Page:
You hardly notice the moist environment of your mouth — unless it becomes uncomfortably dry. Some instances of dry mouth are quite normal — when you first wake in the morning after reduced saliva flow during sleep, when you're stressed, or when you're dehydrated and need fluids. But some are not normal — millions of people, in fact, suffer from a chronic inadequacy of saliva production and flow.
Chronic dry mouth (or xerostomia) can have a greater effect on your oral health than discomfort. Saliva performs a number of tasks for the body: its enzymes help break down food before digestion; its antimicrobial properties help reduce harmful bacteria and its buffering ability helps neutralize acid, both of which reduce the risk of tooth decay.
There are a number of causes for chronic dry mouth. One of the most common arises as a side effect of over 500 medications, both prescription and over-the-counter. The major contributors to dry mouth fall into three main types: antihistamines, used to treat allergies; diuretics, prescribed to cardiac patients to drain excess fluid; and antidepressants. Diseases like Diabetes, Parkinson's disease, or AIDS can also cause dry mouth. Some treatments can too — persons undergoing head or neck radiation or chemotherapy may experience dry mouth.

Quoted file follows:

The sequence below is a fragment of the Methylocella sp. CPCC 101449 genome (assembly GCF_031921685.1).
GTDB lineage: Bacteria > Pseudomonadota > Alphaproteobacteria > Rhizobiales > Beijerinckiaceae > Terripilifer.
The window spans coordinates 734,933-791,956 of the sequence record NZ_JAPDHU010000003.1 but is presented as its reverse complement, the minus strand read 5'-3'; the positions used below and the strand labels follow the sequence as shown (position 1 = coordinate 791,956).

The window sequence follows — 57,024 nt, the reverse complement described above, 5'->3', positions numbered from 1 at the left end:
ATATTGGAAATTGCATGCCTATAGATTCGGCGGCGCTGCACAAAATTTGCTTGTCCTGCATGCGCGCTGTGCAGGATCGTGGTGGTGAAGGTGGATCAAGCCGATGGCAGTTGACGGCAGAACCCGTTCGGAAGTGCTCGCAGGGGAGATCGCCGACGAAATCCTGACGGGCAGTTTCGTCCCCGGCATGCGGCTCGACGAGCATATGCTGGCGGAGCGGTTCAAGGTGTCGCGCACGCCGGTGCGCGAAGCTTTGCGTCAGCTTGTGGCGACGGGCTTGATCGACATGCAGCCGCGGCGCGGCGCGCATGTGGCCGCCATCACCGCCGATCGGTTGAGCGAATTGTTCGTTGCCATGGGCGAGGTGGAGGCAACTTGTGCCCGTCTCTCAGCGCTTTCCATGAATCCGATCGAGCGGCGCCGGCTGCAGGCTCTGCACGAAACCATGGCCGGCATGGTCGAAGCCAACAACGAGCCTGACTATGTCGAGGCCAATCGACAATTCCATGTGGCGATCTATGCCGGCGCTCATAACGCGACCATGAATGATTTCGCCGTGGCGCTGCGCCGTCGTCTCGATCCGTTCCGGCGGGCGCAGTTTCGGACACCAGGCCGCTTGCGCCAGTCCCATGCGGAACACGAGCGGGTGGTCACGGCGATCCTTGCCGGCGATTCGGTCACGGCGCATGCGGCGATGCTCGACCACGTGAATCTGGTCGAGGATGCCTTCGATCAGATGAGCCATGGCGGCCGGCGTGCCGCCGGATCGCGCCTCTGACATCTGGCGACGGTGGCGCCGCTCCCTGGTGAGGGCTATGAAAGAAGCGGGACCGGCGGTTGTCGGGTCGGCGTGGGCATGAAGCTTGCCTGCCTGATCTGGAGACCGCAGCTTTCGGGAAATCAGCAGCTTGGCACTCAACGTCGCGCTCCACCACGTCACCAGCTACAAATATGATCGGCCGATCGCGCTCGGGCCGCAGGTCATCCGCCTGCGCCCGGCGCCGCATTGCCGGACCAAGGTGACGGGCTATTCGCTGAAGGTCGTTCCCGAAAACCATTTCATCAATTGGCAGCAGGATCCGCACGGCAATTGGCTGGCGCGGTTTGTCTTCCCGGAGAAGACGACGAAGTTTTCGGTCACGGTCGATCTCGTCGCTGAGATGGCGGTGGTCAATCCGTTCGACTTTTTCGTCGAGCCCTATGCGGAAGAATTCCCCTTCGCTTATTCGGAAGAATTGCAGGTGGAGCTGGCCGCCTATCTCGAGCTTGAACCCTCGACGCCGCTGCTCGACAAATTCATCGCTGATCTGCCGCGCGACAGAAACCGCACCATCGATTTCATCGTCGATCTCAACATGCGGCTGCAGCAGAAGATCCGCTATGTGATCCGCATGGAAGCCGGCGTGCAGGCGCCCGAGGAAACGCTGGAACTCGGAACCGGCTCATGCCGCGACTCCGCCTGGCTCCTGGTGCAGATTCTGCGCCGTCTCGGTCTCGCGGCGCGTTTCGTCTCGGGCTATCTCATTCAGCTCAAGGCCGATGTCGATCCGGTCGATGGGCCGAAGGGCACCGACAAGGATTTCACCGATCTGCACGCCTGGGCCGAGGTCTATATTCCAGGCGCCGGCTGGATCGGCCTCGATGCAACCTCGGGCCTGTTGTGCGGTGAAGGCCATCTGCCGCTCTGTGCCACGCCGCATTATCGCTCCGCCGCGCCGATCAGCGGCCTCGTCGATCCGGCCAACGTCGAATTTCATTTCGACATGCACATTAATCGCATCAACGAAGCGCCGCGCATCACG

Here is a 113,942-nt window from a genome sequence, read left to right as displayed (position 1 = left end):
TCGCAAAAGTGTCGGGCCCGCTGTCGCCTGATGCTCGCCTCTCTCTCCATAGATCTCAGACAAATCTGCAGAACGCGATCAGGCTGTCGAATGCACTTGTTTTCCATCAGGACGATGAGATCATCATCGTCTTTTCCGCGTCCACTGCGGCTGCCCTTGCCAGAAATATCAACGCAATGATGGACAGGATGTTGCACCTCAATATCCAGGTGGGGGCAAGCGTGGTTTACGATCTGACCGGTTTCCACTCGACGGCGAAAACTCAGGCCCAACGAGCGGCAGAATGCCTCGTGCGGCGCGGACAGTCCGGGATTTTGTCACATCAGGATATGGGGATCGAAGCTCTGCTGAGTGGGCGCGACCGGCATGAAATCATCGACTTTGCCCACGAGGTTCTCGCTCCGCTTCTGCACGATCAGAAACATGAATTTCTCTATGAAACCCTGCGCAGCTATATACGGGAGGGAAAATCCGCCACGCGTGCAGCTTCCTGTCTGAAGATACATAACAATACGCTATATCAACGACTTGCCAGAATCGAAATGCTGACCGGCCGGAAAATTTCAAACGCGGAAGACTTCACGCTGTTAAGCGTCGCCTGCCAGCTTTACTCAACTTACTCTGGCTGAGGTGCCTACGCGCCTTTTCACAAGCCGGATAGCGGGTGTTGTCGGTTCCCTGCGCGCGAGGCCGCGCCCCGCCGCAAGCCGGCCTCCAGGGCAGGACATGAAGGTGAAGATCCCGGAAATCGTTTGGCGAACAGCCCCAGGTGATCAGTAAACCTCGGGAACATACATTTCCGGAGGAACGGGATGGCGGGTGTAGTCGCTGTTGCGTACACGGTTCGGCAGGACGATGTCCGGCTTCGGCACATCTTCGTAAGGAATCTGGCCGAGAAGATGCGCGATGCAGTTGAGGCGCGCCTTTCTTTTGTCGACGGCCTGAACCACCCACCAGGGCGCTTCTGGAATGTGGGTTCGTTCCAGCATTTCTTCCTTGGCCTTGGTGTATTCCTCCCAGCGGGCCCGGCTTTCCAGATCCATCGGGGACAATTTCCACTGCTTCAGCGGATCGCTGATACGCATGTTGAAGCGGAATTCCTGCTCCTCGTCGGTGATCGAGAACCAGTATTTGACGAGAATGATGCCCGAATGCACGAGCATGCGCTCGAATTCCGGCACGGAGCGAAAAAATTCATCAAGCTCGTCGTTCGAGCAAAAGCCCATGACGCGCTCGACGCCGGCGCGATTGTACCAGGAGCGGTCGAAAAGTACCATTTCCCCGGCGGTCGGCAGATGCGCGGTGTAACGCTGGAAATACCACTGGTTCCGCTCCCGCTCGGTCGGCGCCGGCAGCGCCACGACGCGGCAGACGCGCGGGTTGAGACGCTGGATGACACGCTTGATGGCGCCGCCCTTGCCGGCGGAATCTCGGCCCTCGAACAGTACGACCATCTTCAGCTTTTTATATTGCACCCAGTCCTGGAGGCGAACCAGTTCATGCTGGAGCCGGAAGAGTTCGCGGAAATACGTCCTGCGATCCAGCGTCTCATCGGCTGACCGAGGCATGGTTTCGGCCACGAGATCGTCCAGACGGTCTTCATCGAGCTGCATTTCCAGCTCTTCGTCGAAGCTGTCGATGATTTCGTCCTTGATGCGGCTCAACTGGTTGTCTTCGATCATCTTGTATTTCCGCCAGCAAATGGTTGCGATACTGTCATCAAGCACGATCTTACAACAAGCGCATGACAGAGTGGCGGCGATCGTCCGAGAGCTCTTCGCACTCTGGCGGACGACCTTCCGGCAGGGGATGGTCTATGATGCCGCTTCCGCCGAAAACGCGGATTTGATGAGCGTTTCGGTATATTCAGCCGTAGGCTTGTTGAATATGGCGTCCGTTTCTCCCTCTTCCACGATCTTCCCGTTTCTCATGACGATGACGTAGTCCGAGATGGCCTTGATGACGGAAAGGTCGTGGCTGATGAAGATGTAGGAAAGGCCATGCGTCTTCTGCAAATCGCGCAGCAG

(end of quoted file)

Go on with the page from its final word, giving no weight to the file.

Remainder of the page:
If you've noticed dry mouth over several days, it's a good idea to visit us for an exam. Our first step is to try to determine the extent and cause of the condition. Depending on what we find, we can then recommend a treatment path that includes some changes in habit and prescribed medications. For example, if lack of hydration is contributing to dry mouth, we would recommend drinking an adequate amount of water, as well as cutting back on caffeinated or acidic beverages. We might also prescribe medication to stimulate saliva flow. Consuming foods that contain xylitol, a natural sugar substitute, may also do the same.
It's also important that you maintain a good oral hygiene regimen and regular dental checkups and cleanings. Good oral hygiene and the proper treatment for chronic dry mouth will greatly reduce your risk of tooth decay and other diseases.
If you would like more information on the causes and treatment of dry mouth, please contact us or schedule an appointment for a consultation. You can also learn more about this topic by reading the Dear Doctor magazine article “Dry Mouth.”